In an AI world will the customer still always be right?
Retail Technology In the early 1900s Harry Selfridge popularised the saying ’the customer is always right’. As the retail sector embraces Artificial Intelligence (AI), will this notion still apply or will AI know best?
Research suggests 85 per cent of customer interactions will be managed by AI by 2020.
Retailers will use AI to provide more personalised marketing about products and goods that will be delivered at speed using autonomous vehicles or drones. AI chatbots help retailers provide responsive 24-hour customer service that fits into the consumer’s schedule.
"AI will provide personalised marketing and customer service chatbots."
Using data to understand consumer likes and dislikes is not new. Boots introduced its Advantage card 20 years ago and in 1995 the Tesco Clubcard revolutionised how retailers gather data on consumer behaviour.
Using AI will now be able unlock the power of big data and allow retailers to make insightful predictions about consumers’ needs quicker than any human marketer could. AI allows retailers to identify and react to market trends in real time. Intelligent, autonomous AI-driven decision-making systems will make decisions about the goods that should be marketed, and even delivered automatically to an individual. All before a consumer has stepped into a shop, gone online or thought that they even need the product.
What do consumers think?
Consumers seem happy to embrace this; 60 per cent of UK millennials are open to retailers using AI to offer new products. This data-driven AI-powered vision of shopping may seem exciting to some, and perhaps uncomfortable for others. The data-driven revolution in retail has already raised data privacy and security concerns.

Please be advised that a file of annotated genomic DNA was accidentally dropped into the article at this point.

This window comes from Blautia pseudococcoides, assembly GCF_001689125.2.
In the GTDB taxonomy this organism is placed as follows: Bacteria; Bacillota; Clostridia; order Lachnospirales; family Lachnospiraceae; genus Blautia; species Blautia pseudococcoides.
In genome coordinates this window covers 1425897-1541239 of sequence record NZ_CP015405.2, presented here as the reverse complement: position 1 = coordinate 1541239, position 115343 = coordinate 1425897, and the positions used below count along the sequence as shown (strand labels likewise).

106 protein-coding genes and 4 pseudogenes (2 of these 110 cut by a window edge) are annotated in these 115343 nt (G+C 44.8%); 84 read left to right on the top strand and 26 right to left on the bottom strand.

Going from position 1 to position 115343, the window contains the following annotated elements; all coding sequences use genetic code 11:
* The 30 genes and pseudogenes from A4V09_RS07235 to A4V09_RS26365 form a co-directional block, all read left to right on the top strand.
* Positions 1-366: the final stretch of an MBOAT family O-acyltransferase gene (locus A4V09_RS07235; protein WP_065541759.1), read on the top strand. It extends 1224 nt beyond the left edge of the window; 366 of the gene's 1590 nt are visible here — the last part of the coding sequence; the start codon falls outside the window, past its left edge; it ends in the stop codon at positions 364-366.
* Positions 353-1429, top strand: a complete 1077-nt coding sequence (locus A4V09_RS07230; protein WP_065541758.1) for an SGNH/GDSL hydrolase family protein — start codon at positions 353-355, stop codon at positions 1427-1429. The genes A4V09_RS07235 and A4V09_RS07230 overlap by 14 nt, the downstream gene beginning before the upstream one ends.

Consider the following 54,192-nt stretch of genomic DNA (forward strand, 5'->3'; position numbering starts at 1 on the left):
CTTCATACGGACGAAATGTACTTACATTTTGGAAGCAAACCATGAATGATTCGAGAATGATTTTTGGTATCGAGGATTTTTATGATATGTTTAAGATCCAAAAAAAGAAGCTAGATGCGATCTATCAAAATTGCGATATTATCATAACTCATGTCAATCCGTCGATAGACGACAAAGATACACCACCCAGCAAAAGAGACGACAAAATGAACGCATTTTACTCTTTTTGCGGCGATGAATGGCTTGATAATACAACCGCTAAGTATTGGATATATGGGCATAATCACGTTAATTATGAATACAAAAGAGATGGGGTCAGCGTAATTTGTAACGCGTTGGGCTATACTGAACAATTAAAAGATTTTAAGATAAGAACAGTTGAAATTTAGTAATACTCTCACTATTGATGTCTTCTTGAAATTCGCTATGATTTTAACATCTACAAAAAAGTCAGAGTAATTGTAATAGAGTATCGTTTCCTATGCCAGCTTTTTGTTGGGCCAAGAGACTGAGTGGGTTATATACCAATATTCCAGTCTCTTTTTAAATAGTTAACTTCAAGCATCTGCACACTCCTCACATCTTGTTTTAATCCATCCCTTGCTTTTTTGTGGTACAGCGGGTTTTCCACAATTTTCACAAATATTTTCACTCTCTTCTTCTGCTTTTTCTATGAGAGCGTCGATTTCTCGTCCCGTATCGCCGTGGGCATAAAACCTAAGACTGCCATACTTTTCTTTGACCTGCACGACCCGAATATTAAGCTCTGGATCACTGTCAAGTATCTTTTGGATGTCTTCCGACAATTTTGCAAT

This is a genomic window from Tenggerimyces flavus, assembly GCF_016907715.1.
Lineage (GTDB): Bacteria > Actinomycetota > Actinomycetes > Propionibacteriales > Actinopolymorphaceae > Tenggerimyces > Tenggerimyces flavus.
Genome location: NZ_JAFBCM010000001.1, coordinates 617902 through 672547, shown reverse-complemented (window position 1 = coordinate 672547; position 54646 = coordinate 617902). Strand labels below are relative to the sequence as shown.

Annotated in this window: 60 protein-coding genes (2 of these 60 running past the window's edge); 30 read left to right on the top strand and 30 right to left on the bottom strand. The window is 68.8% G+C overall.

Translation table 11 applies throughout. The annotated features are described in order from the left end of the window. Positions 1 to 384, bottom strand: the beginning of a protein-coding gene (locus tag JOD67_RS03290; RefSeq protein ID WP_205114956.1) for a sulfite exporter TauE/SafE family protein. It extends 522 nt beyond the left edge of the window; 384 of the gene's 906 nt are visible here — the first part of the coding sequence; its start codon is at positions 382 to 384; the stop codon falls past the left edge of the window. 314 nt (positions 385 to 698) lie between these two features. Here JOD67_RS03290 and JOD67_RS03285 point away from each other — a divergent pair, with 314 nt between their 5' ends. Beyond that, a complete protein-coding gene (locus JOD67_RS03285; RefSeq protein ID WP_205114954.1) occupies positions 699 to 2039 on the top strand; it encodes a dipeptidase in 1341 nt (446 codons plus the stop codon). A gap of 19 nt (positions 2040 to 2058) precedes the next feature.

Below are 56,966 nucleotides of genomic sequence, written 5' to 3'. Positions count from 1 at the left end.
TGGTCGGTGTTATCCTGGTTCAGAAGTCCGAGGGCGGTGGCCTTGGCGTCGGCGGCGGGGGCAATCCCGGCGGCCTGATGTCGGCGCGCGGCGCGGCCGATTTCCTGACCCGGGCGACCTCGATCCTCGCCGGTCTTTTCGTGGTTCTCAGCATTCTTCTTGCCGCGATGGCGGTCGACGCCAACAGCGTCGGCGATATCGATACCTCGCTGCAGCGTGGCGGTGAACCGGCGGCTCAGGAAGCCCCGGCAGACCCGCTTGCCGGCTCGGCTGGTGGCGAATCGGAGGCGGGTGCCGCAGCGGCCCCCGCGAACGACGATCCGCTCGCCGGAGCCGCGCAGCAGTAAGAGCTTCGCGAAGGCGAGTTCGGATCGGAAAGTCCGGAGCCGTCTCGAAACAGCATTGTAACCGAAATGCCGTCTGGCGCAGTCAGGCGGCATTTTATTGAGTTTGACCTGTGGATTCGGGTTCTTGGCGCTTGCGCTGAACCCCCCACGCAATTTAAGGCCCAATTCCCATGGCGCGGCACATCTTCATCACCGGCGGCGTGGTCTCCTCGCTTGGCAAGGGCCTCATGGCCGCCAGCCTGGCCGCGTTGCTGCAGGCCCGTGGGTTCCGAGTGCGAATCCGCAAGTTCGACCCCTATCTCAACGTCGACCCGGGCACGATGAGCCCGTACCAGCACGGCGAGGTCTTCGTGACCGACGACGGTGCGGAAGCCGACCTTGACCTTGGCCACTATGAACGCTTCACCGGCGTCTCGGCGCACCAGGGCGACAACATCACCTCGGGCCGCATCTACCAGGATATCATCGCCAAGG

"Using data to understand consumers isn't new. Boots introduced its Advantage card 20 years ago."
The good news is that the data protection legal framework has been strengthened to consider advanced technologies such as machine learning. The new General Data Protection Regulation (GDPR) will come into force on 25 May 2018. However, we are also entering an era where AI will raise issues beyond personal data protection. For example, how to ensure AI-made decisions are auditable, challengeable and ultimately understandable by both retailers and consumers?
Now is the time to put the mechanisms in place to identify, anticipate and navigate the social and ethical questions that AI raises. If we are to realise the full benefits of AI, it is vital that we build a culture of trust and confidence. To do so we must anticipate the implications, mitigate potential risks and above all ensure AI-driven machines are developed, deployed and acting in the best interests of humans.
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